Hump days are hard enough without the added pressure of the festive season bearing down. It’s the middle of the week, you’re short on cash after the work Christmas party, you have to spend an extra $80 on that family member that you see once a year and it’s still two weeks to go until you can kick back and forget about work…for a week.
Thankfully, bands like Husky exist to make the December rat-race a little more bearable, and the band dispersed their healing powers on the 300 faithful who crammed into the Newtown Social Club to see them test some new material on Wednesday night. They’ve had a big year outside of the country with tours of Europe and the US squeezed around writing material for a new record in Berlin. With creative momentum including the new single Late Night Store and road miles behind them, expectations were high that the band would be in top mid-week form.
First, however, came a 40 minute set of whimsical folk-rock courtesy of Sydney act Hot Spoke. With a similar sonic flavour to fellow Sydneysiders Jack River and Dope Lemon, the band produced a roots-based sound that centered around the floaty vocals of lead-singer Nass, as well as some screeching lead guitar lines that soared above the vocals. Both dynamic and tight, it was a warm, enjoyable set to a steadily growing crowd.
It was just past 9pm by the time cousins Husky Gawenda and Gideon Preiss took to the stage in tow with their touring drummer and bass player, with the crowd anxiously checking their watches and trying to push away dark thoughts of a tired day in the office the following morning. A simple 4-count and the opening chords of Saint Joan eradicated all thoughts and worries about what tomorrow would bring, as the band proceeded to place the entire room under their spell for the next hour. The group used the first few songs to remind the audience of the brilliance of their last album Ruckers Hill, also gifting the driving and upbeat Heartbeat to the crowd before heading back to debut record Forever So with the mysterious Tidal Wave. From the opening hums of the verse, the song took me back to a private place of vulnerability and nostalgia, before an extended and energetic keyboard solo in the bridge brought me back to the reality that in front of me stood four incredibly talented musicians.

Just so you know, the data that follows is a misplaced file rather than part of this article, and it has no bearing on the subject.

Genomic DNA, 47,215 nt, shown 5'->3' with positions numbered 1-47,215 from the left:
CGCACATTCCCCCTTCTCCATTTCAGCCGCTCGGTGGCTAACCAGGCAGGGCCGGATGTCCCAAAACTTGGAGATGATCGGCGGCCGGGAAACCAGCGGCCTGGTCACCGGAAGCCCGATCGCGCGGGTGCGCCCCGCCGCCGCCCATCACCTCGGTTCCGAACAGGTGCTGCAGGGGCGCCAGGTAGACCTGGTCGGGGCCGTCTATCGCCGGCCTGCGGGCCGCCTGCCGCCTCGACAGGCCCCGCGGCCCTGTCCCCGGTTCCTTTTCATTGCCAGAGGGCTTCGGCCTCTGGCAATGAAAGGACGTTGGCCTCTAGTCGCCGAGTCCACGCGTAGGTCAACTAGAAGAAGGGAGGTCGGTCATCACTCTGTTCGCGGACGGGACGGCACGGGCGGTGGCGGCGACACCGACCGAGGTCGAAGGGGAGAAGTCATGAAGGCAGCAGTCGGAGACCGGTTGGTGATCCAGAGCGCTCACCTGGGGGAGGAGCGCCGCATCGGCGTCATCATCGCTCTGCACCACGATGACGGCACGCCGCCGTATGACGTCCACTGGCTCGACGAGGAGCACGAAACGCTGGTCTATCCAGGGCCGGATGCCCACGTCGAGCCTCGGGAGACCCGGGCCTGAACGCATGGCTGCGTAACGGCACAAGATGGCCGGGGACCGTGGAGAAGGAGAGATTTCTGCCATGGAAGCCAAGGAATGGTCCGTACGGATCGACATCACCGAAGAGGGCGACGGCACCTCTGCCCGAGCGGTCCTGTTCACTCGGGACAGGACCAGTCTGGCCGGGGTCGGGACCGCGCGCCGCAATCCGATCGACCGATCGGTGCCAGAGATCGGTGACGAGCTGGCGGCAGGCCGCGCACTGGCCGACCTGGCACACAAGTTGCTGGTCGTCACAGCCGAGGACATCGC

Extended jams seemed to be the order of the evening for the band, with the group breaking into multiple free-time instrumental sections and allowing the dynamics to steadily rise before cooling back down. This was most apparent in one of the numerous unreleased cuts to make the set, with Preiss given free rein to stun the crowd with his jazzy and soulful playing. The small dose of new music that the band previewed was enough to whet the appetite of everyone in attendance for what is sure to be a loud, energetic and wonderful new record for 2017.
Amongst all the moments of excitement were also moments of somber reflection that the band is renowned for capturing. Dark Sea and Hunter provided moments of grittier emotion, with the latter performed as just a duo between Gawenda and Preiss alongside the hauntingly beautiful Mirror. Balanced and well-paced, the set picked up momentum again towards the end, with cuts History’s Door, the aforementioned Late Night Store and Ruckers Hill closing out the main portion of the evening.
Husky well and truly saved the best till last, however, coming back onstage (“We didn’t have anything planned”, joked Preiss) to perform a round-the-mic tribute to the late Leonard Cohen, producing a delightful cover of Love, Lover, Lover which was easily picked up by the rest of the audience in what felt like a campfire sing-along. After a swift and passionate rendition of I’m Not Coming Back, it was all over after what felt like far too short a set. One hour of music may feel a bit light-on to stomach, but it left the crowd craving more, a desire which will no doubt be satisfied with a full album tour next year.